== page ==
The London Underground system hosts over a billion passenger journeys a year and the number is rising. Escalating fuel costs and the need to control tunnel temperatures and cut carbon emissions mean that the Tube has to be as energy-efficient as possible. Kevin Payne, Head of Power, Communications and Cooling at London Underground, explains how the capital is tackling its energy challenges.
Simplified cross-section showing how air movement is maintained by the combination of fans and the piston-effect of trains moving in the tunnel. Ambient air is drawn in through the stations, moves along the tunnel, collecting heat energy, and is expelled through the fan shaft. The fans have to be capable of dealing with the changes in air pressure that result from trains passing the bottom of the ventilation shaft. This is achieved by careful selection of blade angle, use of power-electronic drives for the fan motors, and, in some cases, provision of anti-stalling rings © TfL
The world’s first underground passenger railway was a four-mile line from Paddington to Farringdon in London, which opened in 1863. The 18-minute journey was first made in gaslit wooden carriages pulled by steam locomotives. It proved an instant success, with 40,000 passengers riding on the first day. Now, the London Underground system hosts over a billion passenger journeys a year on its 250 miles of track.
Energy efficiency is always a priority for underground networks so that costs can be kept to a minimum. Urban electric railways, light railways, and tramways are among the most efficient means of transport but, without intervention, predicted passenger demand would drive London Underground’s electricity consumption up by more than 30% a decade, from its current level of 1200 GWh/year.
A further incentive for energy efficiency has come from the London Mayor’s office. It has set a target for 2025 to cut carbon dioxide emissions to 40% of their 1990 levels. And finally, the Tube network has the challenge of controlling temperatures on the deep tunnel lines of the Underground so that passengers don’t get too uncomfortable in the summer.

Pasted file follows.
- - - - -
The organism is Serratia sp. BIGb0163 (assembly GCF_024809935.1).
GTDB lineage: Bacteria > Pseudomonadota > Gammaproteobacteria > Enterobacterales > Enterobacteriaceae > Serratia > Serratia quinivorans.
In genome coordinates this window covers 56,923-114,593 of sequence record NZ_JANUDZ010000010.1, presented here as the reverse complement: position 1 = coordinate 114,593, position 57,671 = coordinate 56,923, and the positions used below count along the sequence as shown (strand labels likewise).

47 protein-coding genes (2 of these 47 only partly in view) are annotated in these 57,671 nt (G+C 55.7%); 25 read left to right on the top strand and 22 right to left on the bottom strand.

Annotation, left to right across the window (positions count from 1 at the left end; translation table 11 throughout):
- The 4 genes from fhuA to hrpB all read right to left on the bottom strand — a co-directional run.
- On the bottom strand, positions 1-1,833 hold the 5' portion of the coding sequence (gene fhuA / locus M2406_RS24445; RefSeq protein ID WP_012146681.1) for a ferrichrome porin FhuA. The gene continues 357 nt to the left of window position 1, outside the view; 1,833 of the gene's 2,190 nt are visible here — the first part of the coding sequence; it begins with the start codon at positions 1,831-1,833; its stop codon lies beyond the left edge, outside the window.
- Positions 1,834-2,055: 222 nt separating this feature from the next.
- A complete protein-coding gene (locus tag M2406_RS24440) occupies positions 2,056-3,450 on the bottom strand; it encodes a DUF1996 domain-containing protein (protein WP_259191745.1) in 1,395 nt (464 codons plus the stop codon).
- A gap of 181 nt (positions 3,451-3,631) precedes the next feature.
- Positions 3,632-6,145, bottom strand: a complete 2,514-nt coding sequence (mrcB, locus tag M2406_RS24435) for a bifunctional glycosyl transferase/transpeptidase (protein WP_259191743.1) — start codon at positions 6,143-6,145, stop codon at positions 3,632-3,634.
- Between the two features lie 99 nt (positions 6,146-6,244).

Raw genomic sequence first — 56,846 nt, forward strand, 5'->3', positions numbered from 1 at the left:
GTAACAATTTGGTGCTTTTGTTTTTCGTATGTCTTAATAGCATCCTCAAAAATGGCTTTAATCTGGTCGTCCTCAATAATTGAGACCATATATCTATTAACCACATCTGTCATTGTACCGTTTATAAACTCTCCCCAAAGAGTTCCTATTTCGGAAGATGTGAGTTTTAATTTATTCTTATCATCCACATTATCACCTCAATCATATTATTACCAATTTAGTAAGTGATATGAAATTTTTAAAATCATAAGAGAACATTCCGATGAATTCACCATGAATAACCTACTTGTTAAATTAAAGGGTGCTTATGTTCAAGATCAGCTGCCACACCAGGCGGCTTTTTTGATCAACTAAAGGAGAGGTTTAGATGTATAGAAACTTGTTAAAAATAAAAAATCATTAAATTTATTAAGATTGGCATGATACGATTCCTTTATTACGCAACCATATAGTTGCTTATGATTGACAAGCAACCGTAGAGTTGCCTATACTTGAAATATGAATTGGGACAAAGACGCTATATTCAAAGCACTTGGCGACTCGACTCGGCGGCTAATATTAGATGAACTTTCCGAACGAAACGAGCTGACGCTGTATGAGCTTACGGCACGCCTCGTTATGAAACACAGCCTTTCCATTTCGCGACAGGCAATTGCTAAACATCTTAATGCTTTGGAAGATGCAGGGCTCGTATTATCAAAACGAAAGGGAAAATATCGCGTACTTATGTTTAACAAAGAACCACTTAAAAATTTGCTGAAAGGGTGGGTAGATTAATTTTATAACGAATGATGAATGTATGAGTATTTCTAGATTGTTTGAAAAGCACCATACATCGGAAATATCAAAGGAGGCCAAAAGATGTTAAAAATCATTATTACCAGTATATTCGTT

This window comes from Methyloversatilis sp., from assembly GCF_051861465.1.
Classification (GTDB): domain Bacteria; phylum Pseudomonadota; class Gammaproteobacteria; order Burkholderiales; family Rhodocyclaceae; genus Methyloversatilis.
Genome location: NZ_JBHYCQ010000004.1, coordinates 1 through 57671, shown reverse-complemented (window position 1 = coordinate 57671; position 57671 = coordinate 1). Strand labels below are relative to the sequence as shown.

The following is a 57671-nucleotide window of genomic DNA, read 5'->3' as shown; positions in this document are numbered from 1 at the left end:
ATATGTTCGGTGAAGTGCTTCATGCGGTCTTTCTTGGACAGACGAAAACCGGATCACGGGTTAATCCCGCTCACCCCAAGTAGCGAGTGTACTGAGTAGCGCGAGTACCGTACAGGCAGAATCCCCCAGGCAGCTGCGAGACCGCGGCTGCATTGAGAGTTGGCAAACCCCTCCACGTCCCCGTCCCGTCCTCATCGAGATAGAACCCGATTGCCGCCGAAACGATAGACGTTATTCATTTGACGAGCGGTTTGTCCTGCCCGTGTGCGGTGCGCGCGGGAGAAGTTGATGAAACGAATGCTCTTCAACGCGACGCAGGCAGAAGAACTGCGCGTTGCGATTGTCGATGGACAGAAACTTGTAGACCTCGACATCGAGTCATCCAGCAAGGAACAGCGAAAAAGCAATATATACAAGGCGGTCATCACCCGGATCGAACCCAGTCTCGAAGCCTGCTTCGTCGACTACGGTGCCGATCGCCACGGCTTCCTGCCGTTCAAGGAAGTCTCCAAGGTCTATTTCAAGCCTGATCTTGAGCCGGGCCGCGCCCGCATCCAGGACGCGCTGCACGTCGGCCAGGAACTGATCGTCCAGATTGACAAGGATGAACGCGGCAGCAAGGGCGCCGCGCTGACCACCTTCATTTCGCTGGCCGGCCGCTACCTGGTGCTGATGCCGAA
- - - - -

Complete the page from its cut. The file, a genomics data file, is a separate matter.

The first sections of the London Underground were built just below street level with large tunnels and good ventilation. Then, from 1890, London pioneered the use of ‘tube’ railways with small tunnels bored through the clay deep below the surface. When a deep rail tunnel in London is first opened, the air within it is around 14°C, the same temperature as the surrounding soil. However, as soon as trains begin to run, dissipating energy, the air and infrastructure begin to warm up.
After about five years, a new equilibrium temperature is reached which can be 10°C higher than when it opened. The exact temperature reached depends upon the number, type, and speed of trains operated. It is also governed by the amount of fresh air driven through the tunnels by a combination of ventilation fans and the piston-effect of the moving trains. When the number of trains is increased, temperatures rise again and the background temperature now reaches 28°C on summer evenings. This is too warm to be comfortable, and a combination of energy efficiency and cooling measures is being used to prevent further service increases pushing temperatures higher.
A key means to secure energy efficiency and reduce heat is to use regenerative braking. This converts the kinetic energy in a moving train back into electricity as it stops at a station. The recycled energy is then transmitted to other trains that are accelerating, saving approximately 25% of the energy needed to run a given train service when compared with traditional forms of braking. Automatic control of trains also helps control energy consumption by ensuring that every train follows the optimum cycle of motoring, coasting and braking by regeneration, taking into account the curvature and gradients between each pair of stations. By 2018, services on eight of London Underground’s 10 lines will be operated by trains with regenerative brakes, running under automatic control.